Staying a healthy weight ensures your joints are supported by muscle but are not under too much strain. “Every extra kilo you carry on your body translates as three to four extra kilos going through your knee when you take a step,” says Dehara. “If that weight is muscle, it supports your joints, but if it’s fat there isn’t any extra function. It’s just pressure on your joints.”

Being underweight is unhelpful too. He warns: “If you aren’t taking on enough calories or aren’t eating healthily, then you’re not able to build that all-important protective muscle that goes around bones and joints, helping to move and support them. Worse still, the body burns through important structures, and feeds on muscle tissue. If your muscles can’t take the flak, your joints take it instead.”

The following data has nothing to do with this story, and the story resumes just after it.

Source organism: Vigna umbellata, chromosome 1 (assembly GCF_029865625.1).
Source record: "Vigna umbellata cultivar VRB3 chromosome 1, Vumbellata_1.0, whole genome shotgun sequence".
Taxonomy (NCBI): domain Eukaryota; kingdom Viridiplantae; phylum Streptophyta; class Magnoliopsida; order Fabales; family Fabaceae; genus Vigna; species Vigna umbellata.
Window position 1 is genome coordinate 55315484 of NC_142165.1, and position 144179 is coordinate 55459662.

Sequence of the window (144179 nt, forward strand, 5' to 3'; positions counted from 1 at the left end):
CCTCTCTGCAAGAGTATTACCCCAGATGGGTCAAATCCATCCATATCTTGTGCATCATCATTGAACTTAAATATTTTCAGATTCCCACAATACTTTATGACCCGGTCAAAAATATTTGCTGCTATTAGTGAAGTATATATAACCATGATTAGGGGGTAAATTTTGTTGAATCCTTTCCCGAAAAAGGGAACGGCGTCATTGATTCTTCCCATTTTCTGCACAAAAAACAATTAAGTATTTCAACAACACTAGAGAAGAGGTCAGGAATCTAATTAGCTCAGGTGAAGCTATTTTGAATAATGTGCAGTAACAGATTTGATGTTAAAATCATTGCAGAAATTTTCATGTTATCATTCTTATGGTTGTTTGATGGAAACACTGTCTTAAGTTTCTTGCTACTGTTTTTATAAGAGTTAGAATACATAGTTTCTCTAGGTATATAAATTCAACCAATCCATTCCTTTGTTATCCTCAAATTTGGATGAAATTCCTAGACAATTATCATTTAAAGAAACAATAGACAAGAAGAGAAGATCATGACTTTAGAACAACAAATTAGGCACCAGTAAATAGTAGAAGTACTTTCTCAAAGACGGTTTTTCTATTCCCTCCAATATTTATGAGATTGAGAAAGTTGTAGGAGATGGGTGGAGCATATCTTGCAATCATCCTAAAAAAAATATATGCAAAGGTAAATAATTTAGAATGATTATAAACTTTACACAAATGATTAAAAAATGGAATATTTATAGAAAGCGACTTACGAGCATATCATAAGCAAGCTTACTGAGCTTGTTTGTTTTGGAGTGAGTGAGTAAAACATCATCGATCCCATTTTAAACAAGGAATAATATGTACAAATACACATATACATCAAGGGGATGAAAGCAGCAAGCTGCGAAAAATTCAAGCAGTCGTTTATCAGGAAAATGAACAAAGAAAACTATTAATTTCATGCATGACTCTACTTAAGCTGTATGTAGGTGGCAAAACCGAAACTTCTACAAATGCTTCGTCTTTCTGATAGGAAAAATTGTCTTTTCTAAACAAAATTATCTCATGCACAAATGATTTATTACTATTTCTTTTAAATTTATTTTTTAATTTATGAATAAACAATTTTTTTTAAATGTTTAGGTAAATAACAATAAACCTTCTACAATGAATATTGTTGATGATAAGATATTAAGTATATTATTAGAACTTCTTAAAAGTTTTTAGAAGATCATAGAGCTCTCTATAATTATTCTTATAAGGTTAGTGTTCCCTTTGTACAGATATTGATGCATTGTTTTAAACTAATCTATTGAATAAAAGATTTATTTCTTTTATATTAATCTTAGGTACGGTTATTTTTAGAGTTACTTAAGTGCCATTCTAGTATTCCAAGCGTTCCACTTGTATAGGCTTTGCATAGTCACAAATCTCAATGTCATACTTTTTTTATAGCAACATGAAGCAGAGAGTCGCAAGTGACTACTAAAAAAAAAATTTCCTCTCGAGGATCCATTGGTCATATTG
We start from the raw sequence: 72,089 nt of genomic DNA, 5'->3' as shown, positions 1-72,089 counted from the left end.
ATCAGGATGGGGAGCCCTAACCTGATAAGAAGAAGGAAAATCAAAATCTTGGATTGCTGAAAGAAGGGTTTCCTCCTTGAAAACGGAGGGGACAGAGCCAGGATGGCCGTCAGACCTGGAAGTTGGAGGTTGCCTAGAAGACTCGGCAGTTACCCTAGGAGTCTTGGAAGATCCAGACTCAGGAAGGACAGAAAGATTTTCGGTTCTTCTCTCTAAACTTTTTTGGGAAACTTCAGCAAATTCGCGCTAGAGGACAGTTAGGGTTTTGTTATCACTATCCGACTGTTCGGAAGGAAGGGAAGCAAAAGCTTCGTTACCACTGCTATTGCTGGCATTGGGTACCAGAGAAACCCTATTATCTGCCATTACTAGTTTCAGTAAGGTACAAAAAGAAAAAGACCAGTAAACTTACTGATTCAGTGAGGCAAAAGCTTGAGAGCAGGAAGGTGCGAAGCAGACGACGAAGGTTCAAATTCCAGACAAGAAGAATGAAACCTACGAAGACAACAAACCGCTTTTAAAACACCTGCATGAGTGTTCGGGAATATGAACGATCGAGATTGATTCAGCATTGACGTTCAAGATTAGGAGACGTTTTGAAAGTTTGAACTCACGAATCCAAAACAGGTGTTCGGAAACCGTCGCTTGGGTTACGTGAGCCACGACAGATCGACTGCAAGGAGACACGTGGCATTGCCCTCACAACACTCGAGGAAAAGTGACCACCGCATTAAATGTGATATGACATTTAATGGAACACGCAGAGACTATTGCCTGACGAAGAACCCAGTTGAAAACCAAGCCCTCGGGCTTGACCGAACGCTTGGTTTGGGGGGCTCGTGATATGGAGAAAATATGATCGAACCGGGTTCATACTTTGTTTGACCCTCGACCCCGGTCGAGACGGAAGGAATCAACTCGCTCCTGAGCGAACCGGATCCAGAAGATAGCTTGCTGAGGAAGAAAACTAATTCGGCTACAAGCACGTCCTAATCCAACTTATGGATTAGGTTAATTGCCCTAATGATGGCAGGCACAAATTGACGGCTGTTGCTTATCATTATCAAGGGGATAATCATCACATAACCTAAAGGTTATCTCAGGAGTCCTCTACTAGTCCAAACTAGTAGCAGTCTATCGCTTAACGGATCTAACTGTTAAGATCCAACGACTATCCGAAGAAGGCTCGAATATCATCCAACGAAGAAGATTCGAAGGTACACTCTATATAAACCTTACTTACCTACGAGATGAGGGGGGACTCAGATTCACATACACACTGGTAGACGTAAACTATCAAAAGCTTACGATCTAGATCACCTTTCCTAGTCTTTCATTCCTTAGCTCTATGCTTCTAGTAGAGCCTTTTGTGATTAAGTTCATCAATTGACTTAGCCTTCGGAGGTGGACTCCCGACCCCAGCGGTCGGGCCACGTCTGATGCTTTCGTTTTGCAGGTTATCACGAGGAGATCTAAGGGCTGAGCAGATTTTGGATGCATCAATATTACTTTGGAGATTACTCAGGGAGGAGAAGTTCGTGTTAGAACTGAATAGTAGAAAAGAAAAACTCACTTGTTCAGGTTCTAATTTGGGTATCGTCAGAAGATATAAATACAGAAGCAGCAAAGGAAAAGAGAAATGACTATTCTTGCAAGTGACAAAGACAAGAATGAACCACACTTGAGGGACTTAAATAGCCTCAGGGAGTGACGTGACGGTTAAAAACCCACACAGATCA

3. Avoid smoking and excess alcohol

Smoking and excessive drinking are bad habits for your joint health because they negatively impact circulation, explains Dehara. “Poor circulation speeds up the degenerative process and prevents healthy healing. That’s why, when someone has injured a joint, if they are a heavy smoker, you can expect their recovery to be delayed (or even incomplete) in comparison to a non-smoker.”

4. Take your time

Don’t let your ego take charge of your exercise routine, says Dehara: “You lose muscle much more quickly than you grow it and working too hard, too soon can put extreme pressure on your joints.”

Progress slowly and comfortably. Do three sets of five of each exercise – for example, squats, press-ups and step-ups – in the morning and the same in the evening, three times a week. Every week add just one repetition to each set until you get to 10!

Also watch out for signs that you are overloading your joints during exercise. “You should expect to feel a bit of muscle soreness the evening and next day after a workout, particularly if you’ve been away from fitness. However, major discomfort and pain indicates you’ve gone too hard,” says Dehara.